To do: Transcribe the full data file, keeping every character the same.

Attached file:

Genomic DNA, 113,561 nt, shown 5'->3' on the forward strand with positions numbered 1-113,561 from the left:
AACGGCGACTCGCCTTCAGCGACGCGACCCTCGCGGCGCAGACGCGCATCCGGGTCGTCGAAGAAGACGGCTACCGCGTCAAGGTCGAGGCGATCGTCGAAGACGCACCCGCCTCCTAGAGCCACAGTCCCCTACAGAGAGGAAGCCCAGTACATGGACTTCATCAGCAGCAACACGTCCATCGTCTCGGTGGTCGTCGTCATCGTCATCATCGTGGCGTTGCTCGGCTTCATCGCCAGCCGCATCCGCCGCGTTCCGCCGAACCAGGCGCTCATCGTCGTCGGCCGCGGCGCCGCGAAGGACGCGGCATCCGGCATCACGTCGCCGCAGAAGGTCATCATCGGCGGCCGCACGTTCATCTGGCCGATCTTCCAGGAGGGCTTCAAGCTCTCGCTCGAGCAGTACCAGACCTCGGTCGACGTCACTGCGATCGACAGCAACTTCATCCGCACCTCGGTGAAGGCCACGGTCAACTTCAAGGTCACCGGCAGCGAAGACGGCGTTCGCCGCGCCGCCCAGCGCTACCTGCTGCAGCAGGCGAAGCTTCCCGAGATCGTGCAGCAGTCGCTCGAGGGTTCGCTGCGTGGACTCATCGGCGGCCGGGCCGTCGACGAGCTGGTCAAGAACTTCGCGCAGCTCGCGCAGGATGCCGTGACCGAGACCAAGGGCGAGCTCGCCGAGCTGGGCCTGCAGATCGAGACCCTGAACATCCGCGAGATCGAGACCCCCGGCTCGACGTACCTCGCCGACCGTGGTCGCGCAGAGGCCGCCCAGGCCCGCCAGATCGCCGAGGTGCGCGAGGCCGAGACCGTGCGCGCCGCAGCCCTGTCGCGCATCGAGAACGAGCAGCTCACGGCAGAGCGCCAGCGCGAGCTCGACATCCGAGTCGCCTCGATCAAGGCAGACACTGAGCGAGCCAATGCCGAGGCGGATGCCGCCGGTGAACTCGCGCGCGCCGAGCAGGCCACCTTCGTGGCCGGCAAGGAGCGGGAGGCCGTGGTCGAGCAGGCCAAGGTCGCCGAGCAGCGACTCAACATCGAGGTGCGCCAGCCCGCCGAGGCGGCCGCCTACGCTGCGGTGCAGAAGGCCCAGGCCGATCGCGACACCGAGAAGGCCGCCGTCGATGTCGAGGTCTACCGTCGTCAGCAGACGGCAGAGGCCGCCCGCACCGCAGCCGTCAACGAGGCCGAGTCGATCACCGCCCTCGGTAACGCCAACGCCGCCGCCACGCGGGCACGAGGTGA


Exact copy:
Genomic DNA, 113,561 nt, shown 5'->3' on the forward strand with positions numbered 1-113,561 from the left:
AACGGCGACTCGCCTTCAGCGACGCGACCCTCGCGGCGCAGACGCGCATCCGGGTCGTCGAAGAAGACGGCTACCGCGTCAAGGTCGAGGCGATCGTCGAAGACGCACCCGCCTCCTAGAGCCACAGTCCCCTACAGAGAGGAAGCCCAGTACATGGACTTCATCAGCAGCAACACGTCCATCGTCTCGGTGGTCGTCGTCATCGTCATCATCGTGGCGTTGCTCGGCTTCATCGCCAGCCGCATCCGCCGCGTTCCGCCGAACCAGGCGCTCATCGTCGTCGGCCGCGGCGCCGCGAAGGACGCGGCATCCGGCATCACGTCGCCGCAGAAGGTCATCATCGGCGGCCGCACGTTCATCTGGCCGATCTTCCAGGAGGGCTTCAAGCTCTCGCTCGAGCAGTACCAGACCTCGGTCGACGTCACTGCGATCGACAGCAACTTCATCCGCACCTCGGTGAAGGCCACGGTCAACTTCAAGGTCACCGGCAGCGAAGACGGCGTTCGCCGCGCCGCCCAGCGCTACCTGCTGCAGCAGGCGAAGCTTCCCGAGATCGTGCAGCAGTCGCTCGAGGGTTCGCTGCGTGGACTCATCGGCGGCCGGGCCGTCGACGAGCTGGTCAAGAACTTCGCGCAGCTCGCGCAGGATGCCGTGACCGAGACCAAGGGCGAGCTCGCCGAGCTGGGCCTGCAGATCGAGACCCTGAACATCCGCGAGATCGAGACCCCCGGCTCGACGTACCTCGCCGACCGTGGTCGCGCAGAGGCCGCCCAGGCCCGCCAGATCGCCGAGGTGCGCGAGGCCGAGACCGTGCGCGCCGCAGCCCTGTCGCGCATCGAGAACGAGCAGCTCACGGCAGAGCGCCAGCGCGAGCTCGACATCCGAGTCGCCTCGATCAAGGCAGACACTGAGCGAGCCAATGCCGAGGCGGATGCCGCCGGTGAACTCGCGCGCGCCGAGCAGGCCACCTTCGTGGCCGGCAAGGAGCGGGAGGCCGTGGTCGAGCAGGCCAAGGTCGCCGAGCAGCGACTCAACATCGAGGTGCGCCAGCCCGCCGAGGCGGCCGCCTACGCTGCGGTGCAGAAGGCCCAGGCCGATCGCGACACCGAGAAGGCCGCCGTCGATGTCGAGGTCTACCGTCGTCAGCAGACGGCAGAGGCCGCCCGCACCGCAGCCGTCAACGAGGCCGAGTCGATCACCGCCCTCGGTAACGCCAACGCCGCCGCCACGCGGGCACGAGGTGA